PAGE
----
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Partner violence - a hidden cause of unemployment?

Every fourth woman in Sweden has at one time or another been exposed to partner violence. Every three weeks a woman is killed by a man that she was in a relationship with. Many of these women were registered at the Swedish Public Employment Service as jobseekers. In this Podcast we will be talking about why did the Swedish Public Employment Service was commissioned by the Swedish government to become better at increasing the detection of partner violence and where to get help and support if you were exposed to partner violence.

Textad version

Title: Partner violence - a hidden cause of unemployment?

Host and responsible for production: Tara Khaffaf

Recording technician: Andreas Damgaard

Guest: Åsa Frostfeldt

Tara Khaffaf:

Every fourth woman in Sweden has at one time or another been exposed to partner violence, which can affect your health and your ability to have a job and financially support yourself. Partner violence takes place between people involved in an intimate relationship whether married or not and whether or not they are living together.

Every year, the Swedish Social Insurance Agency (Försäkringskassan) handles 11,000 cases of sick leave that are linked to partner violence, and several of these cases are also handed over to the Swedish Public Employment Service (Arbetsförmedlingen) when there’s a need for further rehabilitation to be able to return to work. Now we will talk about why Arbetsförmedlingen might ask you as a jobseeker about partner violence. You listen to the podcast - New in Sweden, with me - Tara Khaffaf. Today we welcome Åsa Frostfeldt. Åsa is the project manager at Arbetsförmedlingen and is responsible for the government initiative called Increased detection of partner violence. Åsa has worked with quality enhancement in the public sector and human rights for over 20 years. Welcome to Arbetsförmedlingen's podcast - New in Sweden.

Åsa Frostfeldt: Thank you very much!

Tara: Can you tell us about the government initiative Increased detection of partner violence?

Åsa:

The government has commissioned Arbetsförmedlingen, Försäkringskassan, Migrationsverket, Socialstyrelsen and Jämställdhetsmyndigheten to become better at increasing the detection of partner violence. The reason for this is that we know that having experience of partner violence or honour-related violence can affect your health both in the short and long term, which can be a hidden cause of unemployment and can affect a person's ability to get and keep a job.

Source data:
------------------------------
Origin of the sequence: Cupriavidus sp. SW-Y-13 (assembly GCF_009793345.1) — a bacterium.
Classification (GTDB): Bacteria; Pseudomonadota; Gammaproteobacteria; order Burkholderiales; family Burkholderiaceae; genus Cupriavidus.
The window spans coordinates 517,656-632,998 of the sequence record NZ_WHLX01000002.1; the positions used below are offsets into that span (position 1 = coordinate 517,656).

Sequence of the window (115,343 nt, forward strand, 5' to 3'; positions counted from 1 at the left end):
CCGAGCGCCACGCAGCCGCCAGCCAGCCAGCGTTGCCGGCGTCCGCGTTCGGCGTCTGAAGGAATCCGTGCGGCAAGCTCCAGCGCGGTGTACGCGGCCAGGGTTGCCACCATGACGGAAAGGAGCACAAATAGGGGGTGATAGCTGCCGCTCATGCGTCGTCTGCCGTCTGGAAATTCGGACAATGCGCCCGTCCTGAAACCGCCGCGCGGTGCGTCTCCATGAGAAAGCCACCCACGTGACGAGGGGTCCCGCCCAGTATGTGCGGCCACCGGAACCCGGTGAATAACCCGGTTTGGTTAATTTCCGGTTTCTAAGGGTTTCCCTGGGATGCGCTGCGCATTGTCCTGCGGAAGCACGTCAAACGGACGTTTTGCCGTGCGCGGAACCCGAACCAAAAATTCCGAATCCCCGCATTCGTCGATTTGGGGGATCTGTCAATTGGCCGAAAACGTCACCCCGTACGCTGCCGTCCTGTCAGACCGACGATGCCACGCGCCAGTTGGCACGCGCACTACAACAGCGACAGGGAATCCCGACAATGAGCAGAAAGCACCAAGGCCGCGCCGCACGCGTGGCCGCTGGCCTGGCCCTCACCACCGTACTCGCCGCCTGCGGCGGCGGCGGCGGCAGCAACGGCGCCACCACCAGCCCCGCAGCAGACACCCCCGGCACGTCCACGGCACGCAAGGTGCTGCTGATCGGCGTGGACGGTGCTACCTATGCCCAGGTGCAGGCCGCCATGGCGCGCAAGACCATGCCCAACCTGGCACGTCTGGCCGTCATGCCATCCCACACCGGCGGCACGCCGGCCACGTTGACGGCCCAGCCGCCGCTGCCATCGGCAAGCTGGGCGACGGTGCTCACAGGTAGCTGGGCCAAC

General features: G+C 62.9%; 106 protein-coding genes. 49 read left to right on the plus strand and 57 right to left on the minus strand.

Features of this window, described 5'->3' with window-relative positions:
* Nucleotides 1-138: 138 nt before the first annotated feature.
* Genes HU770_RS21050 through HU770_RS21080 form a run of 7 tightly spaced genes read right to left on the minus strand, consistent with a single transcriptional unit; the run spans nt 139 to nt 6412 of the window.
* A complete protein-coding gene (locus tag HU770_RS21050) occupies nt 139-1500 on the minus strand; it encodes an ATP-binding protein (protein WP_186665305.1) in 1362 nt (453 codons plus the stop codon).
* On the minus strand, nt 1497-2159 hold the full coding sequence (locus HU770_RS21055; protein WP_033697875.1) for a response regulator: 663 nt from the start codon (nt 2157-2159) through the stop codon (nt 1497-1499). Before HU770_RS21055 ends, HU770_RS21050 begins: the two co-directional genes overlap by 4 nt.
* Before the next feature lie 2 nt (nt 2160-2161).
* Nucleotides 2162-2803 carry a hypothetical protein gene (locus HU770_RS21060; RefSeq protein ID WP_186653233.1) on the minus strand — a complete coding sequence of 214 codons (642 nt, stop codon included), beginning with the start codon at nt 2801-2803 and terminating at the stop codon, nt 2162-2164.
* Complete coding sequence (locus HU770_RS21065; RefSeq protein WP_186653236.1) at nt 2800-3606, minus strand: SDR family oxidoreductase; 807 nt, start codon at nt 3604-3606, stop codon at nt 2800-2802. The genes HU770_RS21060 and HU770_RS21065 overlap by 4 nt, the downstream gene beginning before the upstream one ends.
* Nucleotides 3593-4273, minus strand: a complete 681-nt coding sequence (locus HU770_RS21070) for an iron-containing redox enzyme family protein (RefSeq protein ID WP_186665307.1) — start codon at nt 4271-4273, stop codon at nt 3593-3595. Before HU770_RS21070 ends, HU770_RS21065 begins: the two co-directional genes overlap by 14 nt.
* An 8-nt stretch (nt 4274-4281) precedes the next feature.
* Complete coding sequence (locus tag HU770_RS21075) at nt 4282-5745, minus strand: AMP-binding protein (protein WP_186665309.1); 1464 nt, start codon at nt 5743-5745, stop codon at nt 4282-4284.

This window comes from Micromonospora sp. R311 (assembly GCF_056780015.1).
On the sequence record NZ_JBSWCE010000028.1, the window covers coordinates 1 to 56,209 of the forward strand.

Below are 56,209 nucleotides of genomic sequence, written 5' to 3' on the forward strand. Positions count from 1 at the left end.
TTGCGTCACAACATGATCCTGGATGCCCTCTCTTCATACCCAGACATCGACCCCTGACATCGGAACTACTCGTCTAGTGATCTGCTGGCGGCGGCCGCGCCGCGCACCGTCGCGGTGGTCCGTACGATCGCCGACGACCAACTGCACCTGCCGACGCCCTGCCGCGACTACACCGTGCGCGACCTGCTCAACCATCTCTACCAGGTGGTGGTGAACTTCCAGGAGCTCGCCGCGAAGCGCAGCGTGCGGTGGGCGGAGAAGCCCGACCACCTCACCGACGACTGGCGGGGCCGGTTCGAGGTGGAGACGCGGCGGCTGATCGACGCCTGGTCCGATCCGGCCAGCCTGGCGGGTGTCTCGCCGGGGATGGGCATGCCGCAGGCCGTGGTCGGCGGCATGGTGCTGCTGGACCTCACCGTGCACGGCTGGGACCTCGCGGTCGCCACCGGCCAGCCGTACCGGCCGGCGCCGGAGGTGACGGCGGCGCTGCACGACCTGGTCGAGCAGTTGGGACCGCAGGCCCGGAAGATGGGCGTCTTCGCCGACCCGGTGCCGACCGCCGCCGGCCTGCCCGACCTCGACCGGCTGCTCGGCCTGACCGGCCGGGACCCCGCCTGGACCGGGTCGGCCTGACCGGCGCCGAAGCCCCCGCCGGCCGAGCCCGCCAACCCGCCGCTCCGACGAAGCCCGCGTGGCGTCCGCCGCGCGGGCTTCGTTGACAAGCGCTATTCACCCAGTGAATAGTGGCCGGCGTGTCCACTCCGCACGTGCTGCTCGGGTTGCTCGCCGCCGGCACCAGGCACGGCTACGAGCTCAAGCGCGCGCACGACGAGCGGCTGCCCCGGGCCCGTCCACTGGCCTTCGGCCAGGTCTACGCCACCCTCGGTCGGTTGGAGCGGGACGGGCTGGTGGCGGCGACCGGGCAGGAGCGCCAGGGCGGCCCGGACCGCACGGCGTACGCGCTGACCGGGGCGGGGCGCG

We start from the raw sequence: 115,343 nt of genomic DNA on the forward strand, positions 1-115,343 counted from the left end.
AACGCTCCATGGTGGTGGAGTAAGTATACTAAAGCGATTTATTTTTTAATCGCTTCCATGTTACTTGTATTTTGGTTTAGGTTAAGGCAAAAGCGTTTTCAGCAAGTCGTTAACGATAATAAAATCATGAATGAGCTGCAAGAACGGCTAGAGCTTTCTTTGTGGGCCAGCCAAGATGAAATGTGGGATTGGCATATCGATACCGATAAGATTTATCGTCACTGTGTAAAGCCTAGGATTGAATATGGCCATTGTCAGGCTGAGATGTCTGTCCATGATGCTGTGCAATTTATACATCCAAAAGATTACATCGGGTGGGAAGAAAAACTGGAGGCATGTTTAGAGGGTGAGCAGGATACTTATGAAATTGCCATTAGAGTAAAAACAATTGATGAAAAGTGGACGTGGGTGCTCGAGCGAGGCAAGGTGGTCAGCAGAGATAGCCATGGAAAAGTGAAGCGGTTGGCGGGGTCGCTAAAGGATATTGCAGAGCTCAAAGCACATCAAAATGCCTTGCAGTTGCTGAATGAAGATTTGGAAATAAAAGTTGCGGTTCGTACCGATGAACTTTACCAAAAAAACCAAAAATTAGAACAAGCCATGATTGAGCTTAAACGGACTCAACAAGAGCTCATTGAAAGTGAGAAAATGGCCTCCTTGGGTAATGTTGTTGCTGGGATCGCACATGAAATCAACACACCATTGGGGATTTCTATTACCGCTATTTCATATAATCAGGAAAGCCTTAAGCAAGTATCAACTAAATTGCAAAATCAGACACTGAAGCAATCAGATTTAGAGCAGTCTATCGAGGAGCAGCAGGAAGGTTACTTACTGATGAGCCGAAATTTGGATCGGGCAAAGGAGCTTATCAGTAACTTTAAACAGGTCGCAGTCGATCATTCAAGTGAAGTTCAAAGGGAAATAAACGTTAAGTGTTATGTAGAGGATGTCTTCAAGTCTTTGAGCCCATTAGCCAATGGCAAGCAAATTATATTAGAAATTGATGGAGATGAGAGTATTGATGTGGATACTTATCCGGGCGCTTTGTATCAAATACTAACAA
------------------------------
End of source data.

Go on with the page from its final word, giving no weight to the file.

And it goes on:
We got this assignment as an outcome of the Socialstyrelsen’s death investigations, also called inquests, which are a type of accident investigations carried out when a person is murdered by their partner. One of the conclusions is that the victims have often had had many contacts with various public agencies, but no one asked them if they were exposed to partner violence. Many of the victims were unemployed and sometimes Arbetsförmedlingen was the only contact the person had with a public agency. Had we asked the person if they were experiencing partner violence, we might have been able to save these people's lives and guide them to the right support, protection and treatment.

Tara:

Why is this topic of partner violence and honour-related violence important to talk more about?

Åsa:

It is important to be able to talk about how violence affects our health, in the same way, as that we talk today about how alcohol and drugs affect our health. It is important to remove the shame from these issues and focus on how we can stop partner violence and honour-related violence. These types of ’hidden’ violence are major health problems. No one can solve this on their own. Everyone must help out to stop the violence. The role of Arbetsförmedlingen, is to help detecting the violence and ensure that the jobseeker receives the right support, that they are in need of, to find a new job or the right education.

Tara:

What kind of violence is Arbetsförmedlingen asking about?

Åsa:

We can ask if you have experience of physical, psychological, sexual or financial abuse. It can be anything from serious physical violence to one's partner having access to one's e-identification and perhaps indebting their partner without even knowing about it, or stalking the person and monitoring everything that the person does both on-line and in real life. Honour-related violence and oppression can lead to restrictions, so you may not be able to decide for yourself what education you can choose or what profession you should have, or whether you can choose your friends or join social events. It may also be the case that you are prevented from having contact with Arbetsförmedlingen, if your family does not want you to work outside the home.

Tara:

Who are the people affected by partner violence?

Åsa:

Partner violence can affect everyone, regardless of whether you are a man or a woman, young or old, poor or rich and in all types of different relationships. The only thing that is common, is that the victim and the perpetrator are experts in hiding their situation and we must therefore understand the importance of screening for partner violence and reaching out a helping hand.

Tara:

How common is partner violence in Sweden?

Åsa: